Steve Rideout wins Cambridge mayoral election

By P. Ryan Anthony
Posted 9/23/22

Former Cambridge Commissioner Stephen Rideout defeated state Sen. Addie Eckardt on Tuesday to become the next mayor of Cambridge.

Official results for the runoff election were released at about 9 …

You must be a member to read this story.

Join our family of readers for as little as $5.99 per month and support local, unbiased journalism.


Already a member? Log in to continue.   Otherwise, follow the link below to join.

Please log in to continue

Log in

Steve Rideout wins Cambridge mayoral election

Posted

Former Cambridge Commissioner Stephen Rideout defeated state Sen. Addie Eckardt on Tuesday to become the next mayor of Cambridge.

Official results for the runoff election were released at about 9 p.m., once all in-person and absentee ballots were scanned and tallied.

Rideout received 681 votes to Eckardt's 557 votes. In all, 1,238 Cambridge residents voted in the runoff.

In a six-candidate Aug. 23 special election, which the City Council called for on June 27, Rideout and Eckardt were the top vote-getters, with 35 percent and 30 percent, respectively.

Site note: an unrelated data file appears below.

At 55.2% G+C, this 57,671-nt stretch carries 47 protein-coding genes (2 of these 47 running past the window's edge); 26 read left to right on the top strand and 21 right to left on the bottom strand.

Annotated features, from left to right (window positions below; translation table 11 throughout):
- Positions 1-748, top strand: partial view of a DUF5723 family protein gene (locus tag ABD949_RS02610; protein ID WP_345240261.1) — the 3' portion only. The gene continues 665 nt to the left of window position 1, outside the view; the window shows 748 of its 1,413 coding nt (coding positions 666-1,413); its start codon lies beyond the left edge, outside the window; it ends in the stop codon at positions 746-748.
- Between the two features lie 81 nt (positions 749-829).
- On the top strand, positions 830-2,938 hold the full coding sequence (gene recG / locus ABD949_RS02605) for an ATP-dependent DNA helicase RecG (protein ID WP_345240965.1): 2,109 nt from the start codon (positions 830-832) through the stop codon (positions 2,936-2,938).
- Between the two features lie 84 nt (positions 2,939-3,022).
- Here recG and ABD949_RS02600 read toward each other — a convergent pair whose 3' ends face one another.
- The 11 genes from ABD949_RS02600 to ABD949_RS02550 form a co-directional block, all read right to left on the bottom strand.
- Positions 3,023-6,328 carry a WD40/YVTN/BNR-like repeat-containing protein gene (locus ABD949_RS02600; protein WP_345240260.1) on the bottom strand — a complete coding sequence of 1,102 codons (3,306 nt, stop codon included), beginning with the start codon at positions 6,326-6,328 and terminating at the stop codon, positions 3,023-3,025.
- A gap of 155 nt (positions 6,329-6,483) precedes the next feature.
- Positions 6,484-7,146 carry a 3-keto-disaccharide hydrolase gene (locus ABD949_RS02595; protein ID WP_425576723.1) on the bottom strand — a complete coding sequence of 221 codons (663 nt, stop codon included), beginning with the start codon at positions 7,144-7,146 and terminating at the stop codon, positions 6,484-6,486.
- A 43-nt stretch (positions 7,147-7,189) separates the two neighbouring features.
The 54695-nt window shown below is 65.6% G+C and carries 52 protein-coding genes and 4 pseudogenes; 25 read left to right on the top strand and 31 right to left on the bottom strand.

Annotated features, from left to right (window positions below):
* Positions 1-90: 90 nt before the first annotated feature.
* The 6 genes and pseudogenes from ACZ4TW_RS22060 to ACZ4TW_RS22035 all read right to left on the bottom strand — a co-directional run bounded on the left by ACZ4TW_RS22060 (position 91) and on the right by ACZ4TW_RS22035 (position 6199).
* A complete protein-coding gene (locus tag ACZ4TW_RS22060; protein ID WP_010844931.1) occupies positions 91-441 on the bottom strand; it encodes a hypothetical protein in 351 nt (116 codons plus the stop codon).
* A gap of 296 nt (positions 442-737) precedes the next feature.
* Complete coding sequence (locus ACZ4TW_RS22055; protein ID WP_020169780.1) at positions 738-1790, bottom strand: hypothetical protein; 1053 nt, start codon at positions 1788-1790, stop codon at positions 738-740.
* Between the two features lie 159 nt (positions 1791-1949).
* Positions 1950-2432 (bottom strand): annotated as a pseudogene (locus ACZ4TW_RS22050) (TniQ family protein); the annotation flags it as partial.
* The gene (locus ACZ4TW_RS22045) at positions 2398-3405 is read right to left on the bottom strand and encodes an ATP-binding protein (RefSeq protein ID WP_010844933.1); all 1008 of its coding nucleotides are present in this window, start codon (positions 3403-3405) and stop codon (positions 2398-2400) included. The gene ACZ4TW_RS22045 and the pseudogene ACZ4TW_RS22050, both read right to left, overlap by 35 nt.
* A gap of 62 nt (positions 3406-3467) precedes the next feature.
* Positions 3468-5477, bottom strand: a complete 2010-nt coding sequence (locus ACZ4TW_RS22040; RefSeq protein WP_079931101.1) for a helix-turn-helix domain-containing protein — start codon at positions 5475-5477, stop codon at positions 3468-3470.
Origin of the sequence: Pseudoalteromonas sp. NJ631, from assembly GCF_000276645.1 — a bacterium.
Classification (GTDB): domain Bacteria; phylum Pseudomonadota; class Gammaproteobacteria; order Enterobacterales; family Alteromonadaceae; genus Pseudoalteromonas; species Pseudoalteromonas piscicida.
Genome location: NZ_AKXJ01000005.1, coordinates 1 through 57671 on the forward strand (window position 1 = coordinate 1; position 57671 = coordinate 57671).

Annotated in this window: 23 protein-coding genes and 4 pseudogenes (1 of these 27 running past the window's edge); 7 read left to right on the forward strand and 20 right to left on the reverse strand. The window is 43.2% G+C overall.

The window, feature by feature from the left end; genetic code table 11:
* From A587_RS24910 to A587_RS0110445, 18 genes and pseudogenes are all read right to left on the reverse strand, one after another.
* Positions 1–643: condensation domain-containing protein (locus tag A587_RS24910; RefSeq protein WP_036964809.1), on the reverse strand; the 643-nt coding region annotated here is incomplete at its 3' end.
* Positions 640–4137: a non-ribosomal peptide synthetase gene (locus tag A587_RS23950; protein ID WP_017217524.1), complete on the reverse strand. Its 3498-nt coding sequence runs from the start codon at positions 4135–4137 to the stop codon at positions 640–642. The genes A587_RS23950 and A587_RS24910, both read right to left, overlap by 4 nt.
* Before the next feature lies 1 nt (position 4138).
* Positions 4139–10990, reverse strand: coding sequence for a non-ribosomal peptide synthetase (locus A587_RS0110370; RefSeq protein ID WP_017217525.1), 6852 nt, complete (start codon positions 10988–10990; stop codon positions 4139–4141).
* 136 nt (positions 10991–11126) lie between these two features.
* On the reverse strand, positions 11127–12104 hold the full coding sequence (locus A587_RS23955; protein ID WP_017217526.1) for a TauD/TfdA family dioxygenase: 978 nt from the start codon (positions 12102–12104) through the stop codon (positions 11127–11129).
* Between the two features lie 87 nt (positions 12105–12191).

Since neither received more than 50 percent of the votes, a runoff election was required.

Following a career as a Virginia juvenile-court judge, Rideout became active with various groups in Cambridge and served on the City Council from mid-2016 to January 2021. He will fulfill the unexpired term of former Mayor Andrew Bradshaw, who resigned early this year. The term runs through December 2024.

Eckardt, a 28-year General Assembly veteran who has spent the past eight years in the state Senate, entered the mayoral race after losing her re-election bid in the Republican Senate primary against Delegate Johnny Mautz, falling 75 percent to 25 percent.

"Thank you, Cambridge," Rideout posted on his campaign website after the results were announced.

"Thank you for your support, your contributions, your help, your vote, and what you will do to help our city be an even better place to live,” he wrote. “Thank you also for those who did not vote for me, I want and need to hear from you and to have your support for what our City Council, city manager, and police chief want to do to improve our community."

Members and subscribers make this story possible.
You can help support non-partisan, community journalism.